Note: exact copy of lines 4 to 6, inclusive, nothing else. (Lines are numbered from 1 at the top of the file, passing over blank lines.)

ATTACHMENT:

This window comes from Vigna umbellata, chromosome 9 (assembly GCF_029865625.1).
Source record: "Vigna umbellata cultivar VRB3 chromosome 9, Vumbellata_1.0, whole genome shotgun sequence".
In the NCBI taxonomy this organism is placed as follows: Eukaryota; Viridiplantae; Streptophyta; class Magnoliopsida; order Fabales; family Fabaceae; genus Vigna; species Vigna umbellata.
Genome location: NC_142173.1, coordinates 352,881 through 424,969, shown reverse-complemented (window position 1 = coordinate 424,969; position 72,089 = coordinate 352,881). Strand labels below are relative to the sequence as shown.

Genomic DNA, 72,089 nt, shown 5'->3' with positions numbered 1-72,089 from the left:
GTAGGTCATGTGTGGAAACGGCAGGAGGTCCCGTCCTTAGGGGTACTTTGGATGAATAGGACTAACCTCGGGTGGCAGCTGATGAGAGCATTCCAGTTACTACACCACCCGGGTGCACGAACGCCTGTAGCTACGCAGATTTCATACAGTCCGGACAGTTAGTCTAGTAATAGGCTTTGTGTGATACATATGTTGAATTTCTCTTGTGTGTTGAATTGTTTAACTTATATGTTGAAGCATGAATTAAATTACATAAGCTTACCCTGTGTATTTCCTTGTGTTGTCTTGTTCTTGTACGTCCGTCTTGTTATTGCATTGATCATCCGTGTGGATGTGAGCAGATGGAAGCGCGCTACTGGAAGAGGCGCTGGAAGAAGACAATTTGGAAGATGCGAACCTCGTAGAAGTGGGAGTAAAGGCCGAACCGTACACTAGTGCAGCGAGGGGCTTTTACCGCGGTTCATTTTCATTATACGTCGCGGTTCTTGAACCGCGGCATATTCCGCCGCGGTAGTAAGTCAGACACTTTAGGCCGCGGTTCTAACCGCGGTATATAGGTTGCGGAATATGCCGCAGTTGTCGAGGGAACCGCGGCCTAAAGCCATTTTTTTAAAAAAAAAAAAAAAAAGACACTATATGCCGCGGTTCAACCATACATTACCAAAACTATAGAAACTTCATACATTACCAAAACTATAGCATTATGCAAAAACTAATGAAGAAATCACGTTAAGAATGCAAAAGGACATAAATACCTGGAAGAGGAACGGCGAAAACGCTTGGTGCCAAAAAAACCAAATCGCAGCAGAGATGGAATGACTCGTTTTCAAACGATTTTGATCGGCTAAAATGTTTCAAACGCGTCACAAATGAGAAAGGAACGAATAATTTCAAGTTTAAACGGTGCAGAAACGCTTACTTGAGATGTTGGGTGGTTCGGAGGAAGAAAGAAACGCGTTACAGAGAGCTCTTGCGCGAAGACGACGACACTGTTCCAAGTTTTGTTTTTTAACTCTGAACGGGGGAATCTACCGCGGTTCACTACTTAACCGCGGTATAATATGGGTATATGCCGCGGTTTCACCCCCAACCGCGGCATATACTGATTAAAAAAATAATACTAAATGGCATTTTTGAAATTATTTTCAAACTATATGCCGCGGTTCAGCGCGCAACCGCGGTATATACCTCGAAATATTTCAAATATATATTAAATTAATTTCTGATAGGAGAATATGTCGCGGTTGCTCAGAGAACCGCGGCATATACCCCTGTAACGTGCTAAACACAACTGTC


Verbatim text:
Genome location: NC_142173.1, coordinates 352,881 through 424,969, shown reverse-complemented (window position 1 = coordinate 424,969; position 72,089 = coordinate 352,881). Strand labels below are relative to the sequence as shown.

Genomic DNA, 72,089 nt, shown 5'->3' with positions numbered 1-72,089 from the left:
GTAGGTCATGTGTGGAAACGGCAGGAGGTCCCGTCCTTAGGGGTACTTTGGATGAATAGGACTAACCTCGGGTGGCAGCTGATGAGAGCATTCCAGTTACTACACCACCCGGGTGCACGAACGCCTGTAGCTACGCAGATTTCATACAGTCCGGACAGTTAGTCTAGTAATAGGCTTTGTGTGATACATATGTTGAATTTCTCTTGTGTGTTGAATTGTTTAACTTATATGTTGAAGCATGAATTAAATTACATAAGCTTACCCTGTGTATTTCCTTGTGTTGTCTTGTTCTTGTACGTCCGTCTTGTTATTGCATTGATCATCCGTGTGGATGTGAGCAGATGGAAGCGCGCTACTGGAAGAGGCGCTGGAAGAAGACAATTTGGAAGATGCGAACCTCGTAGAAGTGGGAGTAAAGGCCGAACCGTACACTAGTGCAGCGAGGGGCTTTTACCGCGGTTCATTTTCATTATACGTCGCGGTTCTTGAACCGCGGCATATTCCGCCGCGGTAGTAAGTCAGACACTTTAGGCCGCGGTTCTAACCGCGGTATATAGGTTGCGGAATATGCCGCAGTTGTCGAGGGAACCGCGGCCTAAAGCCATTTTTTTAAAAAAAAAAAAAAAAAGACACTATATGCCGCGGTTCAACCATACATTACCAAAACTATAGAAACTTCATACATTACCAAAACTATAGCATTATGCAAAAACTAATGAAGAAATCACGTTAAGAATGCAAAAGGACATAAATACCTGGAAGAGGAACGGCGAAAACGCTTGGTGCCAAAAAAACCAAATCGCAGCAGAGATGGAATGACTCGTTTTCAAACGATTTTGATCGGCTAAAATGTTTCAAACGCGTCACAAATGAGAAAGGAACGAATAATTTCAAGTTTAAACGGTGCAGAAACGCTTACTTGAGATGTTGGGTGGTTCGGAGGAAGAAAGAAACGCGTTACAGAGAGCTCTTGCGCGAAGACGACGACACTGTTCCAAGTTTTGTTTTTTAACTCTGAACGGGGGAATCTACCGCGGTTCACTACTTAACCGCGGTATAATATGGGTATATGCCGCGGTTTCACCCCCAACCGCGGCATATACTGATTAAAAAAATAATACTAAATGGCATTTTTGAAATTATTTTCAAACTATATGCCGCGGTTCAGCGCGCAACCGCGGTATATACCTCGAAATATTTCAAATATATATTAAATTAATTTCTGATAGGAGAATATGTCGCGGTTGCTCAGAGAACCGCGGCATATACCCCTGTAACGTGCTAAACACAACTGTC